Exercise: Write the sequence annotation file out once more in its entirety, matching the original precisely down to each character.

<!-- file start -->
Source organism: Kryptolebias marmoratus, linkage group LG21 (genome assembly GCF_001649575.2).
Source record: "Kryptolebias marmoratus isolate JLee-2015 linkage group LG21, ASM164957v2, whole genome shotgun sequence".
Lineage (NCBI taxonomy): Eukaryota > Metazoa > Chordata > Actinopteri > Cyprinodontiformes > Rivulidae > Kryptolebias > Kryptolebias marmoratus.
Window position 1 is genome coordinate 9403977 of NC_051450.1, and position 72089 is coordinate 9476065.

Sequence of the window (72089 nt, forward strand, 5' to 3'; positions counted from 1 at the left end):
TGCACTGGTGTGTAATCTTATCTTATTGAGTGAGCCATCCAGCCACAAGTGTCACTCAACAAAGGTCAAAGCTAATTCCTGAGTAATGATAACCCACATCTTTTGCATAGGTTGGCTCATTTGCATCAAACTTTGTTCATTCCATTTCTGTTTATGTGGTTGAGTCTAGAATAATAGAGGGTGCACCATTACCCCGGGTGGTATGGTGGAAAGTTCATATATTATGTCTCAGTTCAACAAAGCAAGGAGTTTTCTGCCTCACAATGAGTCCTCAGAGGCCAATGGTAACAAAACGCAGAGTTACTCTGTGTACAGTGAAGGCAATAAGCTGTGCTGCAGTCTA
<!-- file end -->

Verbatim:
Source organism: Kryptolebias marmoratus, linkage group LG21 (genome assembly GCF_001649575.2).
Source record: "Kryptolebias marmoratus isolate JLee-2015 linkage group LG21, ASM164957v2, whole genome shotgun sequence".
Lineage (NCBI taxonomy): Eukaryota > Metazoa > Chordata > Actinopteri > Cyprinodontiformes > Rivulidae > Kryptolebias > Kryptolebias marmoratus.
Window position 1 is genome coordinate 9403977 of NC_051450.1, and position 72089 is coordinate 9476065.

Sequence of the window (72089 nt, forward strand, 5' to 3'; positions counted from 1 at the left end):
TGCACTGGTGTGTAATCTTATCTTATTGAGTGAGCCATCCAGCCACAAGTGTCACTCAACAAAGGTCAAAGCTAATTCCTGAGTAATGATAACCCACATCTTTTGCATAGGTTGGCTCATTTGCATCAAACTTTGTTCATTCCATTTCTGTTTATGTGGTTGAGTCTAGAATAATAGAGGGTGCACCATTACCCCGGGTGGTATGGTGGAAAGTTCATATATTATGTCTCAGTTCAACAAAGCAAGGAGTTTTCTGCCTCACAATGAGTCCTCAGAGGCCAATGGTAACAAAACGCAGAGTTACTCTGTGTACAGTGAAGGCAATAAGCTGTGCTGCAGTCTA